(CNN) -- The United Nations has said it will keep its peacekeepers in Ivory Coast despite a directive ordering them out from the west African nation's disputed president, Laurent Gbagbo.
The U.N. security council joined several other world bodies in calling for Gbagbo to step dow after a contested election, with many world leaders saying Alassane Ouattara won the November runoff.
In a statement Saturday, U.N. Secretary-General Ban Ki-moon said "the international community has spoken with one voice regarding Mr. Gbagbo's attempt to hold onto power," noting statements also from the African Union and Economic Community of West African States.
Yet Gbagbo has remained defiant, and earlier Saturday he ordered all U.N. peacekeeping forces out of the country.
Ban responded by saying the peacekeepers will remain to "monitor and document any human rights violations, incitement to hatred and violence, or attacks on U.N. peacekeepers." Their mission in the Ivory Coast ends December 31, though it could be extended.
Two U.N. military observers were hurt Saturday after being attacked by what Ban called "Young Patriots," according to the statement issued by the Secretary-General.
And overnight Friday, six armed men wearing military uniforms and traveling in a civilian vehicle opened fire on U.N. peacekeepers in Sebroko, according to a statement Saturday on the peacekeeping operation's website. The U.N. troops returned fire. There were no reports of injuries.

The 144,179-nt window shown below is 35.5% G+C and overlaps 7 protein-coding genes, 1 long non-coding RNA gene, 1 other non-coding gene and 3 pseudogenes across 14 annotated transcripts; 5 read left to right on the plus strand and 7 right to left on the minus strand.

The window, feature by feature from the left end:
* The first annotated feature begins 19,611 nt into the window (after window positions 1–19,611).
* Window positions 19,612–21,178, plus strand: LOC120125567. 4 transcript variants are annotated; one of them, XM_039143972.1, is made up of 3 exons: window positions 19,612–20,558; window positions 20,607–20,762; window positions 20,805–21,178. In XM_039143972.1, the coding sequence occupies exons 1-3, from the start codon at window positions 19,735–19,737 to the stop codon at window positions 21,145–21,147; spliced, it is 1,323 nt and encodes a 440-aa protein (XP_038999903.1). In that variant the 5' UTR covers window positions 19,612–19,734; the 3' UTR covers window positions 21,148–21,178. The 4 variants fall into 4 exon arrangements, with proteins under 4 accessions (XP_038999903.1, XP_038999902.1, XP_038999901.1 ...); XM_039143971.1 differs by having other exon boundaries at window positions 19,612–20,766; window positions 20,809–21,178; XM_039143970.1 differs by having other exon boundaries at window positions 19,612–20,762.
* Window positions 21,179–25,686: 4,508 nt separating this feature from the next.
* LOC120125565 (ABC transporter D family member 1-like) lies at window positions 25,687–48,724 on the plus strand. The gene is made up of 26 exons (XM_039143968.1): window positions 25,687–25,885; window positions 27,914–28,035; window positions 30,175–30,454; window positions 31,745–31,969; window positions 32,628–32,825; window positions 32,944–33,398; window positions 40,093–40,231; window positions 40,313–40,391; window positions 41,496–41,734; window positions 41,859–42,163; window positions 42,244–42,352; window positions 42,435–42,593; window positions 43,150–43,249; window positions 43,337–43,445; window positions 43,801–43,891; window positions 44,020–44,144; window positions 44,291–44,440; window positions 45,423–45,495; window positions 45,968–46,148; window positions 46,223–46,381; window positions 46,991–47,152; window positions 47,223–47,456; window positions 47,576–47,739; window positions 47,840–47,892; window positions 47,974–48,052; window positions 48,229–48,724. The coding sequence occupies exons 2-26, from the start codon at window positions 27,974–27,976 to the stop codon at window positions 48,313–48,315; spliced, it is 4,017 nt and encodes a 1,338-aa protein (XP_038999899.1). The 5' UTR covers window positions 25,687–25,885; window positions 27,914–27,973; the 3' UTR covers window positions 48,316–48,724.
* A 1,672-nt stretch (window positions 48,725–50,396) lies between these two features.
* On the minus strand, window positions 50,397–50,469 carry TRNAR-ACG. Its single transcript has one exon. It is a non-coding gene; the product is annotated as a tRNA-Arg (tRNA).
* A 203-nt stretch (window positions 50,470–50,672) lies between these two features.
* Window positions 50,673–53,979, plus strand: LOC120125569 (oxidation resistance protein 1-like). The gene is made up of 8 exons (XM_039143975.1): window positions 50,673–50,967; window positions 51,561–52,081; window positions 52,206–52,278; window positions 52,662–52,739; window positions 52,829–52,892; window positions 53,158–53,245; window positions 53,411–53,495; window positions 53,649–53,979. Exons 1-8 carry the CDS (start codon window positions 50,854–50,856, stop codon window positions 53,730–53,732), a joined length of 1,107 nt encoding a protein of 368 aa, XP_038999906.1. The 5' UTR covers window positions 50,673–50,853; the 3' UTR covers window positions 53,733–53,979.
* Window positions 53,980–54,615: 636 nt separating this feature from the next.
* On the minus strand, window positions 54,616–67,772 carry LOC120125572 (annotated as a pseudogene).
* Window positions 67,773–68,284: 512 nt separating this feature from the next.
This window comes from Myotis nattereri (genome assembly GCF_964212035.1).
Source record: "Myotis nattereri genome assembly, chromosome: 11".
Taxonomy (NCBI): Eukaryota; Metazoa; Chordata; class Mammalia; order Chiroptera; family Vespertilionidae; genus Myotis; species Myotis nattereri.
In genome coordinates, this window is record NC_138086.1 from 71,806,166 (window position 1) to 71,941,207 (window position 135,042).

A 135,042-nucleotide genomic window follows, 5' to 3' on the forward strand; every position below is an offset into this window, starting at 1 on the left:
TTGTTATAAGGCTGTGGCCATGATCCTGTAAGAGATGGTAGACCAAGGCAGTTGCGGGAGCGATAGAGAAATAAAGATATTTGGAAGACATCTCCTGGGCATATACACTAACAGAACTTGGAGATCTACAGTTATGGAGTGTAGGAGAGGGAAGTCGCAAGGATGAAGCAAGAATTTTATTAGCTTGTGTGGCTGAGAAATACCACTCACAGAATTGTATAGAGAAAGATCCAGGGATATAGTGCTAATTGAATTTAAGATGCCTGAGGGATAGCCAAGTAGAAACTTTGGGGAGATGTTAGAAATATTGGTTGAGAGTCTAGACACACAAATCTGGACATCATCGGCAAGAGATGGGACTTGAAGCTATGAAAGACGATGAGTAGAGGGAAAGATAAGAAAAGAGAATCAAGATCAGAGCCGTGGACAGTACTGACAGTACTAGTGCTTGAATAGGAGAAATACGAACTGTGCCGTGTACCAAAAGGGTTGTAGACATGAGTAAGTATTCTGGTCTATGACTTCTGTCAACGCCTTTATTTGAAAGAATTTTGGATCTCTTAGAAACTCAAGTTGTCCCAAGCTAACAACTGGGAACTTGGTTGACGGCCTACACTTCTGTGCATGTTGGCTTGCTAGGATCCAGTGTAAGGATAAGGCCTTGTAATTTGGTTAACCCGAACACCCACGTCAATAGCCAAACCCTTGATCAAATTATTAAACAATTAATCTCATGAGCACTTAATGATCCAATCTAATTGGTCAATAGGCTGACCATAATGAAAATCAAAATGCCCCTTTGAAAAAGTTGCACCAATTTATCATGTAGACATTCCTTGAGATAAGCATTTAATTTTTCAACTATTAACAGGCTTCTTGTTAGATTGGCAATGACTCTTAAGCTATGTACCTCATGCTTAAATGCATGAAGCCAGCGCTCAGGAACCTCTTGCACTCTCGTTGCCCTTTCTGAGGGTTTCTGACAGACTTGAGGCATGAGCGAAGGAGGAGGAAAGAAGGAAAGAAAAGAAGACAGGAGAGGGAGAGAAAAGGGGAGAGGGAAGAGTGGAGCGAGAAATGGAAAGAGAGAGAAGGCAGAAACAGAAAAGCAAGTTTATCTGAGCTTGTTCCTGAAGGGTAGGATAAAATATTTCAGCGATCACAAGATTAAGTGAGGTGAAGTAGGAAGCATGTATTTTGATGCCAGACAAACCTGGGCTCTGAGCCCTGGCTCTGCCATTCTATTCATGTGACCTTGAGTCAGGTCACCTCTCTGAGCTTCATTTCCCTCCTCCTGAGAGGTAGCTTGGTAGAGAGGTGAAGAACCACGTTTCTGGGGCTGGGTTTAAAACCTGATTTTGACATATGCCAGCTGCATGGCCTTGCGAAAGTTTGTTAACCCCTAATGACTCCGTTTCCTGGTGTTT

Ban reiterated on Saturday that "any attack on U.N. forces will be an attack on the international community and those responsible for these actions will be held accountable."
"There will be consequences for those who have perpetrated or orchestrated any such actions, or (who) do so in the future," Ban said.
The Gbagbo government accuses the U.N. of providing military and logistical support to the ex-rebels, who are backers of Ouattara. In a Friday national television appearance, Ivory Coast Army Col. Gohourou Babri accused the United Nations of transporting armed supporters of Ouattara to various sites around the country to launch attacks.
Babri said four ex-rebels were killed Saturday in an attack by government forces on a camp in Trebissou near the ceasefire line. His claims could not be immediately verified.
And at least nine unarmed protesters in Abidjan, Ivory Coast's largest city, were shot and killed by security forces during demonstrations Thursday, witnesses told Amnesty International. The violence erupted as troops loyal to the incumbent president and supporters of his challenger confronted each other.
Ban said Friday that Gbagbo's efforts to stay in power "cannot be allowed to stand," saying anything other than his removal from office "would make a mockery of democracy."
The country's Independent Electoral Commission said Ouattara won the November 28 presidential runoff, but the country's Constitutional Council invalidated those results and declared Gbagbo the winner.
Several world bodies, including the United Nations and African Union, have declared Ouattara as the winner.
Western governments have stepped up their pressure in recent days on the Gbagbo government. European Union leaders late Friday threatened sanctions against the Ivory Coast, while the United States said it would impose "targeted sanctions" against Gbagbo, his family and associates if the incumbent president does not leave office.
"The results of the election are known. There was a clear winner. There is no other option," Ban said Friday.
Journalist Eric Agnero contributed to this report.